Ukraine will begin discussions with the North Atlantic Treaty Organization on an action plan to get it into the US-led alliance, its leader said on Monday, while the country works on reforms to meet membership standards by 2020.
, whose country is fighting a Kremlin-backed insurgency in eastern Ukraine, revived the prospect of NATO membership during a visit by NATO Secretary-general Jens Stoltenberg who himself used the occasion to call on Moscow to withdraw its troops from Ukraine.
“Ukraine has clearly defined its political future and its future in the sphere of security,” said Poroshenko speaking to reporters alongside Stoltenberg.
“Today we clearly stated that we would begin a discussion about a membership action plan and our proposals for such a discussion were accepted with pleasure.”
Russia, deeply opposed to enlargement of NATO toward its borders, weighed in quickly, saying the prospect of NATO membership for Ukraine would not promote stability and security in Europe.
Kremlin Spokesperson Dmitry Peskov, reacting to Stoltenberg’s comment repeated Russia’s assertion that it had never had troops in Ukraine.
NATO leaders agreed at a summit in 2008 that Ukraine would one day become a member of the alliance. But there was little support for the issue at the time and it was never pursued by Ukraine’s pro-Russian president, Viktor Yanukovich.
Support for NATO membership however has soared since Russia’s annexation of Crimea in March 2014, following the fall of Yanukovich, and the outbreak of the war in eastern Ukraine, which has killed more than 10,000 people.
Some 69 percent of Ukrainians want to join NATO, according to a June poll by the Democratic Initiatives Foundation, compared to 28 percent support in 2012 when Yanukovich was in power.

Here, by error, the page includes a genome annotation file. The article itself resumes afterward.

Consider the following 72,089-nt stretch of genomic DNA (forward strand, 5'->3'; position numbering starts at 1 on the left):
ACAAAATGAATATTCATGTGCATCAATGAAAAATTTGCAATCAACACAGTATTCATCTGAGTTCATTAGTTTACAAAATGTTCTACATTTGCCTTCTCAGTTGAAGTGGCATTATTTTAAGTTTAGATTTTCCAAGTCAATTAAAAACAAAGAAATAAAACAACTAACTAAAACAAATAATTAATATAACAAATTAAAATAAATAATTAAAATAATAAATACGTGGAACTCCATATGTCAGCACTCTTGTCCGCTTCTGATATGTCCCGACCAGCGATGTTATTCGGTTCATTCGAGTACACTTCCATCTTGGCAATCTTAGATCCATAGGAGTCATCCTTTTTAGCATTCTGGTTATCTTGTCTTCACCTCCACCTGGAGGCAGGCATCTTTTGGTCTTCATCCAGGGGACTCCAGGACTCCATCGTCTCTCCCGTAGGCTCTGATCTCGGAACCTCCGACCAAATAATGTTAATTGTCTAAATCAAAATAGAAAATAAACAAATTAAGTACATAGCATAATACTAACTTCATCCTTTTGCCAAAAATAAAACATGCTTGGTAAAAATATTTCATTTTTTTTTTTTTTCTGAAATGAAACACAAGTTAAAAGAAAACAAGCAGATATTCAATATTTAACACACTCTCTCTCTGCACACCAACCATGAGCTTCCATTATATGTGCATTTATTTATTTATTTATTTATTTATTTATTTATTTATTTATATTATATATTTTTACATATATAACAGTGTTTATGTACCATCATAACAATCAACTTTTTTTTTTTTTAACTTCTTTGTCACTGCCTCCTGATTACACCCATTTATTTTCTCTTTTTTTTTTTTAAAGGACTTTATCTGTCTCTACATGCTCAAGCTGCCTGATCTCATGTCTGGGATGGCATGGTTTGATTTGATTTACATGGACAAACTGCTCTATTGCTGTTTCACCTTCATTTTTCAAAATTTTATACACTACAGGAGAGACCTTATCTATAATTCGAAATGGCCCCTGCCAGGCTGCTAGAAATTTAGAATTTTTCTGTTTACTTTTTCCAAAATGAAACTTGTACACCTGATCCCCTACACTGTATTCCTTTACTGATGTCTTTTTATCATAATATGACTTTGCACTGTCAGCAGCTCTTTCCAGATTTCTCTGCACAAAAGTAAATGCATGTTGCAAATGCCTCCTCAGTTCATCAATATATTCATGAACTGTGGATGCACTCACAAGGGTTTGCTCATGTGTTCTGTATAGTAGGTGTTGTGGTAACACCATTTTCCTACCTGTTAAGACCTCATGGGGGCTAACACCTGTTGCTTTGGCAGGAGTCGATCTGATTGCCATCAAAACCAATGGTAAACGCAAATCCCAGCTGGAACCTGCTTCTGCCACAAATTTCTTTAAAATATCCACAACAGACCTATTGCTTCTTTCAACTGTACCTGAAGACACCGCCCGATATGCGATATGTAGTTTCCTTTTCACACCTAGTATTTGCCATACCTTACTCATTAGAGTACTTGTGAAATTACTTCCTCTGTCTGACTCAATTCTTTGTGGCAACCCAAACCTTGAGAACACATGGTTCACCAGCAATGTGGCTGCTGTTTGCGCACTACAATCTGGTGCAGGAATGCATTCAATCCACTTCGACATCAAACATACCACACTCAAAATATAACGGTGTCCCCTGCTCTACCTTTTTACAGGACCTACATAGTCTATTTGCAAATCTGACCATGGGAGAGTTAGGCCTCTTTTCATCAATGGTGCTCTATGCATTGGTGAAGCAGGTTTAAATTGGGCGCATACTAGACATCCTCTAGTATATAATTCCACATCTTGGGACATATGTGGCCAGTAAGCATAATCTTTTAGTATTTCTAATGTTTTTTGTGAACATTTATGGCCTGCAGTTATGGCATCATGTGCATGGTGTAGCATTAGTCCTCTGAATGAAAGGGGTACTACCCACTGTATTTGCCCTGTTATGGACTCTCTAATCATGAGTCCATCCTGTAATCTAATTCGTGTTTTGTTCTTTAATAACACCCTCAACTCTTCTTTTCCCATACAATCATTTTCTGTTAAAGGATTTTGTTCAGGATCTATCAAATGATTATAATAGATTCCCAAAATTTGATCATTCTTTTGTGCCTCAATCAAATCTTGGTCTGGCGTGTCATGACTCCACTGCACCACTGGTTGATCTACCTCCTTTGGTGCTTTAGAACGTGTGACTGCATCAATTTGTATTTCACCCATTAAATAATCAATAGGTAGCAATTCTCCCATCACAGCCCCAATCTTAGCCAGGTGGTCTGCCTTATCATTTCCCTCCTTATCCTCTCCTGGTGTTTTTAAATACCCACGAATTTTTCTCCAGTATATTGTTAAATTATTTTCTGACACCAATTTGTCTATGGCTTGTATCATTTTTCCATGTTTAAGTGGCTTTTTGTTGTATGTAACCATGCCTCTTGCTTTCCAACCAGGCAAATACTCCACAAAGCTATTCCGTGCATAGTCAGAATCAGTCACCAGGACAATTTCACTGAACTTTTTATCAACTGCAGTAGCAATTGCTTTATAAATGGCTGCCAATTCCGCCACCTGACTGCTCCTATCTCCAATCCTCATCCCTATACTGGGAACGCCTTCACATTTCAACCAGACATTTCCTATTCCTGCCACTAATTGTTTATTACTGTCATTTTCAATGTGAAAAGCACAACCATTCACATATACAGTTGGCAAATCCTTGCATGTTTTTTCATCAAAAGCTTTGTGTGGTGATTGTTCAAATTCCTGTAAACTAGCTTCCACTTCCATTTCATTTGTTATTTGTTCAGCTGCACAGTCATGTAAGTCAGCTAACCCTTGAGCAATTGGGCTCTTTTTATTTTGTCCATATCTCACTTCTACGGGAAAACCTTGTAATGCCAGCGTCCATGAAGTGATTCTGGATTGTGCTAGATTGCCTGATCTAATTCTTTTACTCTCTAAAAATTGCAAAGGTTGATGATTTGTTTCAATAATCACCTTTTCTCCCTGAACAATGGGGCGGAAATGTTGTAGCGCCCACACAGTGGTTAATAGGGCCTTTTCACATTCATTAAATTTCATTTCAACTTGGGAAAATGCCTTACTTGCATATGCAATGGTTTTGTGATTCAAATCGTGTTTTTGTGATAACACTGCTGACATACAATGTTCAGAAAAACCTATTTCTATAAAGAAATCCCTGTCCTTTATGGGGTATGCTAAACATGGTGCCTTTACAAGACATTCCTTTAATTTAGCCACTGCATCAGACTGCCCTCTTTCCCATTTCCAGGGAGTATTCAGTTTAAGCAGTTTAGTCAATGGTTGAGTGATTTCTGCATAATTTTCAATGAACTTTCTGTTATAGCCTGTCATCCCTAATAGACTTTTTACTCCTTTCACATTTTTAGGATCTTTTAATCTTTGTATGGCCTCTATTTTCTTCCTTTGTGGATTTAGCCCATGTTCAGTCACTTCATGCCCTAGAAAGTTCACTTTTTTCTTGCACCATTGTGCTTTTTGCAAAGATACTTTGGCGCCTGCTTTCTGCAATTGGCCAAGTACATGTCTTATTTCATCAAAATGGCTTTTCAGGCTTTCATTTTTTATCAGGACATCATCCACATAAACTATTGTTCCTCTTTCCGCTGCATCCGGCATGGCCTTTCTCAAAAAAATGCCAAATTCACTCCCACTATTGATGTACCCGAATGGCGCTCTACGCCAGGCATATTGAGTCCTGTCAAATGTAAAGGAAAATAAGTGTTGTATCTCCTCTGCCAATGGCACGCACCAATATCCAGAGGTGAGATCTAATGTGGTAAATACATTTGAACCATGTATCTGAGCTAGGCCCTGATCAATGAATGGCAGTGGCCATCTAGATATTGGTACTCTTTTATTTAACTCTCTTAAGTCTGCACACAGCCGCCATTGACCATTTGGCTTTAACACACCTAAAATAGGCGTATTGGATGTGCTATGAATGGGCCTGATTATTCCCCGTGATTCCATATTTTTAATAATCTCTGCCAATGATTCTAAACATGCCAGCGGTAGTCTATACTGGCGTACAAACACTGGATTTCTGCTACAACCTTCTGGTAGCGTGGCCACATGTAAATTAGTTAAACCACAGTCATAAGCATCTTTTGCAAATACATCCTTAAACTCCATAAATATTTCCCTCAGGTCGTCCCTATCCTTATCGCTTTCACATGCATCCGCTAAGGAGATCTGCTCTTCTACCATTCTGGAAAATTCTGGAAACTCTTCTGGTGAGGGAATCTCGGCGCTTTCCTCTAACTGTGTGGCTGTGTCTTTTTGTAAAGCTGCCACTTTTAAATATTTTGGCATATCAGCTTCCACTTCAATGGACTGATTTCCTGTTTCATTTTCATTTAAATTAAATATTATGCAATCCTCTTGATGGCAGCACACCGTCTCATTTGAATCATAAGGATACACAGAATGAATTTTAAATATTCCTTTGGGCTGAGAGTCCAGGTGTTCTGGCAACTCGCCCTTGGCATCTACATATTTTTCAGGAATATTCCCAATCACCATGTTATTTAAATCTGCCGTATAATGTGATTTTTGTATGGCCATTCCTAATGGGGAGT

Poroshenko, in comments issued by his office, said Ukraine was determined to conduct reforms in order to “have a clear schedule of what must be done by 2020 to meet the NATO membership criteria.”
A NATO spokesperson said these would relate to defense, anti-corruption measures, governance and law enforcement.
But the war in the east, which still ticks on despite a theoretical ceasefire, also poses a big obstacle to membership since NATO rules state that aspiring members must first settle international disputes by peaceful means.
Stoltenberg called on Russia to withdraw thousands of troops from Ukraine – forces that Moscow has repeatedly denied sending – and raised concerns about the growing threats to the safety of international teams monitoring the conflict.
He also said NATO had provided Ukraine with new equipment to uncover the perpetrators of a cyber attack that began in Ukraine on June 27 and spread around the world, knocking out computers and disrupting factories and shipping.
Ukrainian politicians pinned the blame on Russia, while Russia denied involvement.